A letter to a Physics teacher who wants to add media to his Moodle course

Source: Moodle’s official web page

As part of a Moodle certification I recently finished, I had to reflect upon how to enrich visually a Moodle case. I thought I would gather all those pieces of advice and good practices and addressed them in the shape of a letter to a fictional Physics teacher named Archimedes that uses Moodle as a tool for teaching.

We are so used to digital platforms and beautiful digital media and web design that is very hard that a text-based course with some decorative images only is visually pleasing to the average learner. So Archimedes is right to want to add some multimedia to his course.

I would encourage Archimedes to try out software for creating audio and video. Podcasting is a trendy delivery method of information and it is relatively easy to create. I would recommend Archimedes to get a decent microphone or use his phone and record some audio. Here is the checklist I would suggest to him.

  1. Do your investigation on the topic. If you use or remix OERs or other online contents, be careful what can be used and what not and be sure to check the licensing permissions.
  2. Write down a transcription or, at least, a list of the main themes you plan to record.
  3. Estimate how long it would be. If it is going to be more than, say, 15 minutes, consider splitting it into several clips.
  4. Record it. If you use your phone, please go to a very quiet place.
  5. Use Audacity to trim out the coughs, silences or anacolutha.
  6. Export it to MP3 and save the project. Keep the project files just in case you want to upload it elsewhere (there are a lot of podcasting services now, and educational podcasting is a hot topic) or want to make some additional edits.
  7. Upload it directly to Moodle, embedding it into some other content. Additionally, I would suggest uploading the mp3 file separately and stating its size, just in case there’s users with low bandwidth. Don’t forget to mention the license of the mp3 file somewhere.

Since Physics is a relatively abstract topic, I think it’s very important to provide a transcription of the audio.

Audacity is a good piece of software because it’s free and open source and pretty straightforward. He would need to make sure that the exportation is to an MP3 file (additional codecs may be required, but they are free) because WAV files are huge and that could be a nuisance to low connections. If he exported to MP3 and still the size was large, I would say to him that he considers exporting it again but reducing the bitrate or uploading it elsewhere and then embedding it to his Moodle course.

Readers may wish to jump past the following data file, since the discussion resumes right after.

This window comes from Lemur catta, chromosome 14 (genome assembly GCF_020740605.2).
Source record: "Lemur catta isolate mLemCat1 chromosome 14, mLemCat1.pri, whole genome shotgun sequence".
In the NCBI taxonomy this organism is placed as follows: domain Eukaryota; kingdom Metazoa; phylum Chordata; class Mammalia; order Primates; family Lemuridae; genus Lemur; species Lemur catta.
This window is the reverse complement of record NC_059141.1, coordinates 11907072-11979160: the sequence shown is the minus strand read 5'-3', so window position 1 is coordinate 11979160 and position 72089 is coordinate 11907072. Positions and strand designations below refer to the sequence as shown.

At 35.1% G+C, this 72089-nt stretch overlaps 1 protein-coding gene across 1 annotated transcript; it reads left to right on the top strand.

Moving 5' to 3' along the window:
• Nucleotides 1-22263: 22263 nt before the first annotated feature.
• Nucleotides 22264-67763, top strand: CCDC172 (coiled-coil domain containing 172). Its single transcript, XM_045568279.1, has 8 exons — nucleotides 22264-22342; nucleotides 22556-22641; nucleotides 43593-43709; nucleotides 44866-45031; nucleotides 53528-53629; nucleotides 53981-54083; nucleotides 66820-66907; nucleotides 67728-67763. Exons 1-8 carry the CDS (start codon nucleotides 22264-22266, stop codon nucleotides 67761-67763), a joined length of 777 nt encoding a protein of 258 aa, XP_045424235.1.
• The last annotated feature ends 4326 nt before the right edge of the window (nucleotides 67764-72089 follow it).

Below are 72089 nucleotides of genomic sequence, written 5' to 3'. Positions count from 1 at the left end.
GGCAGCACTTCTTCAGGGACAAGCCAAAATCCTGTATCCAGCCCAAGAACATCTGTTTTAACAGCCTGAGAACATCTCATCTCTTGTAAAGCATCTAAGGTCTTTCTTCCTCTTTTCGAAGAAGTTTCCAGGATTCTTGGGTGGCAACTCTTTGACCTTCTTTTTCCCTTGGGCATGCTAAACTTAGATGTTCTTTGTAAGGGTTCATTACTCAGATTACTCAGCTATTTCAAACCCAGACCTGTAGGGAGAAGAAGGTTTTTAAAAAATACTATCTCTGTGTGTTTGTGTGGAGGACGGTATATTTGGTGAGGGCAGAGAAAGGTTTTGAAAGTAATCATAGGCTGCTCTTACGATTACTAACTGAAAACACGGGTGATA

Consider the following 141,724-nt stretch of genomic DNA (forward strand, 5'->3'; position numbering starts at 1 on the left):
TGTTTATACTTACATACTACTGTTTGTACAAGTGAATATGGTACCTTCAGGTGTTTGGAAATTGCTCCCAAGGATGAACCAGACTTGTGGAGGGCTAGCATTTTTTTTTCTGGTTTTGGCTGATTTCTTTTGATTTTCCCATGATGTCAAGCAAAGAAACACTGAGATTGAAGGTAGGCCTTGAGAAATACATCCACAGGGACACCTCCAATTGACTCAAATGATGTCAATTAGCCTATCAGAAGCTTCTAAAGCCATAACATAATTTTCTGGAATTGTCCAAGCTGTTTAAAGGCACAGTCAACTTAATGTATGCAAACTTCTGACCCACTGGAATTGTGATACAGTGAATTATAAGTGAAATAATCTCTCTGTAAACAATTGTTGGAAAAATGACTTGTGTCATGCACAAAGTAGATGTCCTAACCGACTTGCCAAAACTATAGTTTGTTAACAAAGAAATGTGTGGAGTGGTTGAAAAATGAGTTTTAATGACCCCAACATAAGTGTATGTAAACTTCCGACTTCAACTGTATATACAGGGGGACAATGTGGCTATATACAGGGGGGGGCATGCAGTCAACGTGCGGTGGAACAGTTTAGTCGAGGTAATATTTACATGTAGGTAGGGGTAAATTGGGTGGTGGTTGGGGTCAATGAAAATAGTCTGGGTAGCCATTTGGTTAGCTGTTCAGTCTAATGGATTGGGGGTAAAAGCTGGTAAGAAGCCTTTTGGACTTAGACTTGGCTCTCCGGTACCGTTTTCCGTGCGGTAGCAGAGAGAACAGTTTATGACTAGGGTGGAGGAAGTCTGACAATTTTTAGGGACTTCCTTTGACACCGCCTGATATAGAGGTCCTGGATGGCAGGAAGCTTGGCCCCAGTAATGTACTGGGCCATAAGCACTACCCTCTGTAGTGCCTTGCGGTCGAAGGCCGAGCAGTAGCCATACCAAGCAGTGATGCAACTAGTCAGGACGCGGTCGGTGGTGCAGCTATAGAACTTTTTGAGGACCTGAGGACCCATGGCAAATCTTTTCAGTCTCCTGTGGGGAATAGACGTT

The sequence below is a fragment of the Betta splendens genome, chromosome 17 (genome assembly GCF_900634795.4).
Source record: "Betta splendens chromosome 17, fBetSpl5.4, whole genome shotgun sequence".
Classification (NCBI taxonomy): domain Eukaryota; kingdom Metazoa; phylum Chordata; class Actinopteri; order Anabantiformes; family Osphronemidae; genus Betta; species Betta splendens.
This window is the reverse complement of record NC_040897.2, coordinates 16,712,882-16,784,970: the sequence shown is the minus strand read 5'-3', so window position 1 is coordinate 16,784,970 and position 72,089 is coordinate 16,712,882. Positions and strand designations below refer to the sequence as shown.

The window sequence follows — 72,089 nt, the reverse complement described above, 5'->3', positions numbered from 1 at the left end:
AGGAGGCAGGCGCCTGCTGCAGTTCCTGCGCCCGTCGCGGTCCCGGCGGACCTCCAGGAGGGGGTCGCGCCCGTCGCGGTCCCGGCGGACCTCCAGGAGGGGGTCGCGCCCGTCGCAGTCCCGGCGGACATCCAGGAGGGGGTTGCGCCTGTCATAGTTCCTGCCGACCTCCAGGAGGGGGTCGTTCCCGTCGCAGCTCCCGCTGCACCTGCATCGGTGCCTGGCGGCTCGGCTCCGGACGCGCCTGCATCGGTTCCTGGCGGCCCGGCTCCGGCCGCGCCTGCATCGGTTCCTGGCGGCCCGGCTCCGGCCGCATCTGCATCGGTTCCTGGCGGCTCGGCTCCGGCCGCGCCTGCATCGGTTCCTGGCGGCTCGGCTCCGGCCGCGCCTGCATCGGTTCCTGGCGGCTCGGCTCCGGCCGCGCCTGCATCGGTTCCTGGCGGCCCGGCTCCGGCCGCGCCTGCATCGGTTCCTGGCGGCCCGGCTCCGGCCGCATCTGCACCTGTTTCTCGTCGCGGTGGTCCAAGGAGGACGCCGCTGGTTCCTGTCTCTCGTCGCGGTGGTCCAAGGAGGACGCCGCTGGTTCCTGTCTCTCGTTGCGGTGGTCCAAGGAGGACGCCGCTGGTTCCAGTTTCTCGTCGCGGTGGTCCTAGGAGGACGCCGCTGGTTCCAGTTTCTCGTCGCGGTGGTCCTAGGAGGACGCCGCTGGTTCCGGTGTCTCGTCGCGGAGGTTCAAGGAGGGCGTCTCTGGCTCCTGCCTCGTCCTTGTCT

In addition, Archimedes could consider video as a powerful addition to the course. Video is as well a trendy way to convey information. Some recommendations for audio apply here too. That is:

  1. Plan in advance what you will be showing in the video. Be careful here too when using online contents from third parties. Check the license.
  2. Storyboard or at least write a list of the essential ideas of the video.
  3. Estimate how long it would be to ascertain the number of video clips.
  4. Record it. OpenShot is a very powerful video editing tool and it’s free and open source.
  5. Post-production. Edit the video.
  6. Keep the project files and the original, untrimmed recordings. Maybe some time in the future you consider uploading and sharing it elsewhere.

Some other specific recommendations for video:

  • Consider hosting the video elsewhere, that is outside of Moodle, if it is too long or too big. The unlisted option in YouTube for hosting your video on their server but still keeping it unsearchable to the public. If you were to upload the mp4 directly to Moodle, consider mentioning the file size.
  • Consider attaching closed captions to your video. You can use YouTube Studio tool for subtitles or Headliner. Both of them are free at least to some extent. I would make the subtitle file (.srt or .vtt) available for download somewhere inside of Moodle.
  • State the license of the video.

I would end these recommendations to Archimedes saying that is important to spend some time creating quality products (pre-production, investigation, good recording and editing) and then keeping the project files because maybe those learning objects can be reused in OERs, educational blogs and databases, etc. and other tools that can be a valuable contribution to the community of Mathematics educators.

Both sets of recommendations rely heavily on my work as an instructional designer and on the teaching methodology I saw and used while tutoring online courses and MOOCs for the Ministry of Education of Spain.

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